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About the P&I Team Briefings Home | Responses | PFI Index | Policy Guide
BARGAIN BRIEF 12 February 2003
Topical news for activists and staff  
bargain brief is

...a publication from the Policy & Information Team. It aims to provide a concise and topical news service for activists and staff engaged in representing and bargaining on behalf of UNISON members in Scotland.

Recognising that not all activists have the access or time to read detailed information we hope this summary format will be helpful.

Further information on any of the news items below is available from the P&I Team and we welcome feedback on any aspect of this service.

Contacts list:
Dave Watson
Dianne Anderson

@ the P&I Team
14 West Campbell St
Glasgow G26RX
Tel 0141-332 0006
Fax 0141-307 2572


• Legal
- Unlawful deduction from wages
- Full pay for on call workers
- Some clarity in regards to TUPE
-Discrimination based on cultural and racial differences
-Harassment or abuse!

• Employment Rights
- New maternity rights
- No right to drink

• Health & Safety
Falling down on the job
- Stress and workplace absences

• Workplace Issues
- Flexible working
- The true extent of workplace bulling

Sleeping on the job can improve effeiciency!

• Click here for previous Bargain Briefs



Unlawful deduction from wages

EAT recently upheld a tribunal decision that employees could claim for unlawful deduction from wages even though the claims were out of time under the Working Time Regulations. Following this decision a claim for compensation for statutory paid annual leave can now be taken under the unlawful deduction of wages provisions in the Employment Rights Act. Under the Act, 'wages' for this purpose include 'holiday pay' whether payable under a worker's contract of employment or 'otherwise'. Therefore an employee is entitled to compensation for annual leave whether or not it has actually been taken.

Full pay for on call workers

The Scottish Court of Session held recently that when an employee is required by his employer to be present on the employer's premises for a certain number of hours, the employer is required to pay the employee for all of those hours. In this case the Court of Session held that although the employee was allowed to sleep during his shift, he was in attendance throughout the night and could be called upon at any time to deal with alarms. On that basis, the whole 14 hour shift was "time work" and the employee was entitled to be paid for the hours during which he was asleep in line with the national minimum wage.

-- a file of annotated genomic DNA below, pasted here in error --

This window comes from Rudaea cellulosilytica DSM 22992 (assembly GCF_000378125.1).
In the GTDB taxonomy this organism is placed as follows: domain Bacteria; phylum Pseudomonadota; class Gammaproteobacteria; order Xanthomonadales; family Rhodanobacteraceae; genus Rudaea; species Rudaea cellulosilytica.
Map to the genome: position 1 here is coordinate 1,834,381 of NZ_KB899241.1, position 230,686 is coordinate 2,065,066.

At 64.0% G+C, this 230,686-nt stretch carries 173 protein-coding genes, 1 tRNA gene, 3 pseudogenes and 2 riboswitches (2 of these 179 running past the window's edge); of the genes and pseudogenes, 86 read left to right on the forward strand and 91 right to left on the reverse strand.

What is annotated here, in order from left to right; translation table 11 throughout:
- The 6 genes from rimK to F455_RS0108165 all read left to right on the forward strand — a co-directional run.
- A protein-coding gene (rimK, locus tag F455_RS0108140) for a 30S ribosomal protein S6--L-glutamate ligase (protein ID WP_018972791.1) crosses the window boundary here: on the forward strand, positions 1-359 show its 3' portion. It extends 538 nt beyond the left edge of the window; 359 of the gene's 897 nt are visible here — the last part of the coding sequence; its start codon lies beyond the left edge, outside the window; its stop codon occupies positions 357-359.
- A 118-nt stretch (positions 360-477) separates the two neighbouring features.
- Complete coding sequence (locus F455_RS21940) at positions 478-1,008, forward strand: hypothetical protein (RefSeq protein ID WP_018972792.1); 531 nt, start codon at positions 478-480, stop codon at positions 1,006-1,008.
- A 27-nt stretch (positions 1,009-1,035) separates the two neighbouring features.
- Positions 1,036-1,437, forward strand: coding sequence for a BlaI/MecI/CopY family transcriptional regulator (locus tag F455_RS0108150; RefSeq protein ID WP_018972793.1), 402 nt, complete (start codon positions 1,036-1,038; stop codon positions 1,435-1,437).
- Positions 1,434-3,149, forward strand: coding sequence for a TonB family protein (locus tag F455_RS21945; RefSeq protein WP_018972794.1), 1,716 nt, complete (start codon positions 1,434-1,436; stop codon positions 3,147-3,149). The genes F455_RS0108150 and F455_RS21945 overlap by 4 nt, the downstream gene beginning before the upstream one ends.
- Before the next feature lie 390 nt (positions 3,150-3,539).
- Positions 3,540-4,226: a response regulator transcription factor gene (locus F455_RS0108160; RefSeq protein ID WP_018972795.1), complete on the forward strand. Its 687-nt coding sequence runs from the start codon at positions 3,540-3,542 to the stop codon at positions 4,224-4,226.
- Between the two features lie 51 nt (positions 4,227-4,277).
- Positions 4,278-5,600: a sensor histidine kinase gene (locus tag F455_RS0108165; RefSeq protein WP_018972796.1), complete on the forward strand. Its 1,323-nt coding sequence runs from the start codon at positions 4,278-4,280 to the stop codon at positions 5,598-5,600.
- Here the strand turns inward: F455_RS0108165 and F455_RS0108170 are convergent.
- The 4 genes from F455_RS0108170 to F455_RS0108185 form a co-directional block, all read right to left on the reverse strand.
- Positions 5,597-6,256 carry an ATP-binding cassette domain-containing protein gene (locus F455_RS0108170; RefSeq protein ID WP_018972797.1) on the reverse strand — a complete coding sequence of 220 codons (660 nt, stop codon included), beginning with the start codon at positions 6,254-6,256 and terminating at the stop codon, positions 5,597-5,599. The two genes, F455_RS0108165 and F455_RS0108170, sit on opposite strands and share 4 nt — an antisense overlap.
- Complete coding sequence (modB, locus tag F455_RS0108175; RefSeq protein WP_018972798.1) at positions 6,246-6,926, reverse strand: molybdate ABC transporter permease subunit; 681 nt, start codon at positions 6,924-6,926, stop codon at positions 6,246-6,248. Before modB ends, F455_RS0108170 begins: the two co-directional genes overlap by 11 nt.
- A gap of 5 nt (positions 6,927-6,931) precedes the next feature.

Some clarity in regards to TUPE

The Court of Appeal recently upheld the decision of both the EAT and the Employment Tribunal concerning an employee who had not transferred by virtue of TUPE because she was assigned to work for another employee at the time of transfer rather than to the transferring undertaking. The employee worked as a personal assistant for a manager who had several main roles, one of which was in respect of the business which was transferred. He was not regarded as assigned to the part of an undertaking transferred and the Court of Appeal upheld a finding that the personal assistant was not assigned to the transferred undertaking either, notwithstanding that the majority of her work related to the contract transferred. According to Lord Justice Pill, the fact that her manager was not assigned was "a strong pointer that he and his personal assistant were not part of the human stock" of the undertaking transferred.

Discrimination based on cultural and racial differences

The EAT found recently that an Employment Tribunal erred in holding that an employer discriminated against an employee of Iraqi origins. EAT decided that the tribunal failed to consider how the employer would have treated a person not of Iraqi origin who had behaved in a manner in which the employee behaved. EAT held that whilst it may sometimes be legitimate for a tribunal to take into account differences in behaviour which reflect racial and cultural differences, it was wrong for a tribunal to make findings based on the existence of such differences unless there was some evidential basis for them, such as expert evidence.

Harassment or abuse !

The EAT found recently that an Employment Tribunal erred in holding that an employee was discriminated against because of a racially insensitive remark. The EAT held that it was an error of law to reach that conclusion without considering whether the employee actually suffered some detriment as a result of the remark. The EAT viewed that the expression 'harassment' involves two elements – the first of which is the targeting of the person being harassed and the second is the causing of distress to the target. EAT found that in this case the fact that the employee making the complaint had not provided evidence to show that she had been caused distress by the remark at the time it was made, meant that it did not amount to racial harassment.